Finally I would like to know the requirements for joining the new advisement board? Is it first come first serve, should people post an 'idol' like entry to be voted on? Will you be looking for people based on an area of expertise, or just people who have more friends than anyone else.

Best of luck slogging through the many posts you will have on this topic, we are an opinionated bunch.

Re: Thoughts on the first amendment and the new ownership

Monitoring users who 'flag' communities
I think that is an important thought if you are going to leave the flagging (which I think you shouldn't).
Abusing the flagging system should be something to be acted upon. It must be penalized.

1) My greatest concern about LJ's current policies:

The lack of clear communication about those policies.

The policies themselves are unclear, and the implementation is invariably disorganized. The TOS are inadequate and inapplicable. The APT is a hidden star chamber that makes seemingly arbitrary and frequently biased decisions. The past year has seen one sweeping decision after another abruptly announced, unjustly applied, half-apologized for, and never clarified. This is then followed by further waves of equally unclear new rules.

The result makes LJ/6A look (A) unprofessional; (B) hostile to its own users; (C) controlled by purely reactive groups inside driven by purely bigoted groups outside; (D) a has-been, backup journal.

2) Am I aware of a site that handles issues in a way that I like?

Yes. IJ, which is where I bought a paid account after deciding NOT to do that on LJ. I was sorry to leave, but service and consistency are important, and virtually *everyone* provides that better than LJ these days -- for less cost.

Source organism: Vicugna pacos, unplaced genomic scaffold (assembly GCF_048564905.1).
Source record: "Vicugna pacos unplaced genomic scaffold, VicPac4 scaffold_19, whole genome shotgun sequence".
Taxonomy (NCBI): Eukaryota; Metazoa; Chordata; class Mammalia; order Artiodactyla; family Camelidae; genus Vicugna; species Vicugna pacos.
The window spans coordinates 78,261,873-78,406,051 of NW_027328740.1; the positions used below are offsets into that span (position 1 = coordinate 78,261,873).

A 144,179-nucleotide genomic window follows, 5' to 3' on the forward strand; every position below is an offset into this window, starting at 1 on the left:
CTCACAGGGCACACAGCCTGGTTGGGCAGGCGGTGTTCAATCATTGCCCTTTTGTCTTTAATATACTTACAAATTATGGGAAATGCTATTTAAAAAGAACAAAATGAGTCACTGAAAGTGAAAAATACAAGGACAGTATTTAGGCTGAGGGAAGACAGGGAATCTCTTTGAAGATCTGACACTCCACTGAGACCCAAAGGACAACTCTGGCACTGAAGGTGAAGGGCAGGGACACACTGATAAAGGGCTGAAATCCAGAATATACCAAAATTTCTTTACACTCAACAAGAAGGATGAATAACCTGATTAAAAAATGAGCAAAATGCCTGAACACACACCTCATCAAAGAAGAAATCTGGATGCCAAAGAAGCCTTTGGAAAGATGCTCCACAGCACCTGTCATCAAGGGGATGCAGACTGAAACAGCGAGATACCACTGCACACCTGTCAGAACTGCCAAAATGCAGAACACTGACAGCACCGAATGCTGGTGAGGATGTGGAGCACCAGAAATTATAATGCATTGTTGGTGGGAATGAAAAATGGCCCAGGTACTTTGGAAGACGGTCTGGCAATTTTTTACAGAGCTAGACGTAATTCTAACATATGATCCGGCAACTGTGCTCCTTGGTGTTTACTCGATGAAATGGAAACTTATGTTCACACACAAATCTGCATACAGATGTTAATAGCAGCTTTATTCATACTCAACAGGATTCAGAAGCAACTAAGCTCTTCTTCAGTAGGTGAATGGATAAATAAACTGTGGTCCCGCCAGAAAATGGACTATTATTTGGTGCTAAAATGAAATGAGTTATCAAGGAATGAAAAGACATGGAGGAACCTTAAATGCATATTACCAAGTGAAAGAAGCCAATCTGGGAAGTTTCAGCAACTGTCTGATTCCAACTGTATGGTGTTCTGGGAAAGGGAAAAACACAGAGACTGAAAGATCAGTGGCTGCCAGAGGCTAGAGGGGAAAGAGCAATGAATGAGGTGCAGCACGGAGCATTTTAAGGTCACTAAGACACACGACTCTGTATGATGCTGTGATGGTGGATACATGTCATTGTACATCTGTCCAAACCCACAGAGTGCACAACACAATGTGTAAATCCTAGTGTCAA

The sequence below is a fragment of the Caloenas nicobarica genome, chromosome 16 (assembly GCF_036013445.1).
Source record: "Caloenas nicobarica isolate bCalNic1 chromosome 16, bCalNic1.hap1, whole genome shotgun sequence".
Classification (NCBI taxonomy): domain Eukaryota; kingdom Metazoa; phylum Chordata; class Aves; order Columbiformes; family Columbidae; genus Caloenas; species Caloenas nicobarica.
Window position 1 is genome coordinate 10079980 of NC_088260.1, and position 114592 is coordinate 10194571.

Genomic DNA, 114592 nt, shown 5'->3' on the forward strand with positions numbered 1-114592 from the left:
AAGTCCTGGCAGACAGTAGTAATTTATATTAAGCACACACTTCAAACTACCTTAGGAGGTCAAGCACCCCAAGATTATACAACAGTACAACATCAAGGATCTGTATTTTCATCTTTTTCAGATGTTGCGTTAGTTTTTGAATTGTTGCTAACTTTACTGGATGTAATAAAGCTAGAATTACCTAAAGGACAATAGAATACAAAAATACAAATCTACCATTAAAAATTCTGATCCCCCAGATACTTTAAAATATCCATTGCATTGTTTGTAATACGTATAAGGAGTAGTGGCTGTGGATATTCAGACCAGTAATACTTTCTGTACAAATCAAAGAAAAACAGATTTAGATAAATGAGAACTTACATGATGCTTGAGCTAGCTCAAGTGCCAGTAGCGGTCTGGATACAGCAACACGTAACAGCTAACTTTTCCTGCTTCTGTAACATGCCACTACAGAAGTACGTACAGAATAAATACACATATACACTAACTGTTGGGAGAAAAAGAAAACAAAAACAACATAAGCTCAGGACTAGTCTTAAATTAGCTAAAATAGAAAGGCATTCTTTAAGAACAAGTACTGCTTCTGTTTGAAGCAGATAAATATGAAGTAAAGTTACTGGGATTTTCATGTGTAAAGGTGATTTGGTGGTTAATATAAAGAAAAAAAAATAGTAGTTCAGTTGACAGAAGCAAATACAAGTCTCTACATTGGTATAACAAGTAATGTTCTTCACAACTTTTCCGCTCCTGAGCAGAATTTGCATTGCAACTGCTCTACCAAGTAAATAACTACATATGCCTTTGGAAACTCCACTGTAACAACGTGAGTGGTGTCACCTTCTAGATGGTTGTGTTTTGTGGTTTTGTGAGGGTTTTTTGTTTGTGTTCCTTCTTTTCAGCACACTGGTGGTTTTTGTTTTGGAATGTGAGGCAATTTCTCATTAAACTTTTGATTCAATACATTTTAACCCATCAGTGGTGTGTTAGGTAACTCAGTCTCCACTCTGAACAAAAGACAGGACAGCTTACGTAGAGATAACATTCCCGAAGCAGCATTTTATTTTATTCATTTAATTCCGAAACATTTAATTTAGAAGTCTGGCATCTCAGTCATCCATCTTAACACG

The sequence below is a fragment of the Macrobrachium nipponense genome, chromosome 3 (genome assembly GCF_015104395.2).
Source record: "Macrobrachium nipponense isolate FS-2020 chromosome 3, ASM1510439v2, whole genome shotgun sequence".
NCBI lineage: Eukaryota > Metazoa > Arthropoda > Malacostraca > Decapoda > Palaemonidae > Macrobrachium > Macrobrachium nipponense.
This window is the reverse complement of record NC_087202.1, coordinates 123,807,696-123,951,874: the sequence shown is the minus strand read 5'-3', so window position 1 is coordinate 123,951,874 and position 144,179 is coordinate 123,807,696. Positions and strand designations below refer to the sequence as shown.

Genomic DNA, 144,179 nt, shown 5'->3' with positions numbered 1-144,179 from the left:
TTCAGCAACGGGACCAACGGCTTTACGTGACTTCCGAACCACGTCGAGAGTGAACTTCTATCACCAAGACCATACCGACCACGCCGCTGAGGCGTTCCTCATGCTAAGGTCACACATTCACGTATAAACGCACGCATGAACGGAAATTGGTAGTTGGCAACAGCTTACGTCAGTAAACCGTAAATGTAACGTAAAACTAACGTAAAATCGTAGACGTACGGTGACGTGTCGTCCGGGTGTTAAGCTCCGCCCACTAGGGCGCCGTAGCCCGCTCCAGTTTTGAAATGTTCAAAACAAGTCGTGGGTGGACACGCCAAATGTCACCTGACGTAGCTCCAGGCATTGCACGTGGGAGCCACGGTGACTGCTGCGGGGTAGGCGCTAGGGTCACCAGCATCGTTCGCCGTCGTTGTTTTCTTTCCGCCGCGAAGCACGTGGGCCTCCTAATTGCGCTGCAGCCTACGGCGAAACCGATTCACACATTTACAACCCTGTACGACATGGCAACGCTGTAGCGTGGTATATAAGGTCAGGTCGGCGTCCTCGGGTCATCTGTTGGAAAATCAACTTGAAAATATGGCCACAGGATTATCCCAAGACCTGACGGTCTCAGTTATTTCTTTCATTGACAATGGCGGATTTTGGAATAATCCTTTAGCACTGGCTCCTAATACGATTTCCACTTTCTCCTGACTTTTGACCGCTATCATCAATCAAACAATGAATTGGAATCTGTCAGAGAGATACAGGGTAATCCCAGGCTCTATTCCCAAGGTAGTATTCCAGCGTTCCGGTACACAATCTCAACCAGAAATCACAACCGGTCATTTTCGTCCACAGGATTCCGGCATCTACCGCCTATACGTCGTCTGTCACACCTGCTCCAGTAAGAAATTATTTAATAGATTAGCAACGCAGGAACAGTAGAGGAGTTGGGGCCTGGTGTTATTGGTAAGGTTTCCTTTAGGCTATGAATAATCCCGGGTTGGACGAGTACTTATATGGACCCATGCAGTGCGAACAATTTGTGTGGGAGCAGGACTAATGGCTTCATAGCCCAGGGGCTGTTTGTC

InsaneJournal's openness, clarity, and willingness to stand behind their product -- which includes their guidelines -- impresses me. A previous poster said more about this here.

There are specialists in the kind of clear, respectful, constructive and timely user communications that LJ needs. Professionals in IAP2, the International Association for Public Participation, are public communication facilitators used to helping corporations, government, etc., handle very contentious issues with very large groups of stakeholders, such as gigantic controversies over nuclear sites, pollution, public land management, endangered species, 9/11 rebuilding, and the like.

6A/LJ knows computer communications. P2 folks know participatory communication.* There is a big difference. Please use it to your advantage.

* I'm not in IAP2, I've simply worked around them on very large, polarized, public environmental controversies with corporations, government agencies, Indian tribes, non-profits, you name it. I am impressed at how good public participation people can restore confidence in a process and organization. They save time, trouble, money and most of all - reputation.

Other have said it much more eloquently... but my main concern?

All I want from LJ is a platform that works well for me to journal/blog/use for RP. I would like LJ to focus on that platform... and leave the content up to the users. Unless what I'm posting is illegal, I'd like to not have to worry that I'll wake up one morning and it will be gone, or there will be some drama over it. I'd like to be left to choose on my own, based on my own personal beliefs and desires on what I want to f-lock, to keep from children, to hide behind a cut, etc. I do NOT want to have to worry about what someone else might think about it, or how they feel about it. If someone is bothering me, I have the ability to block them or delete them. if all else fails, I can ignore them. They can do the same to me. I'm cool with that.

In short? I want to be able to post in peace.

As for sites that have done this well? LJ used to, before 6A. the Hyperchat sites do it well, also.

I am cautiously optimistic about this changeover, especially as the creation of the advisory board and the return of Brad may indicate better transparency and concern for lj's users.

The TOS needs to be clearly-written and transparent. Changes to the TOS must be made, clearly, in the TOS itself and not buried under six pages of comments to some journal or another. ALL LJ users should be duly notified of these changes immediately, and these changes should be highlighted or bold-faced or in some other way distinguished. I would like to see things omitted from previous TOS struck through and the new additions either in bold or a color when said changes are made and announced. I would like a historical archive of each incarnation of the TOS, dated, to preserve the history of these changes.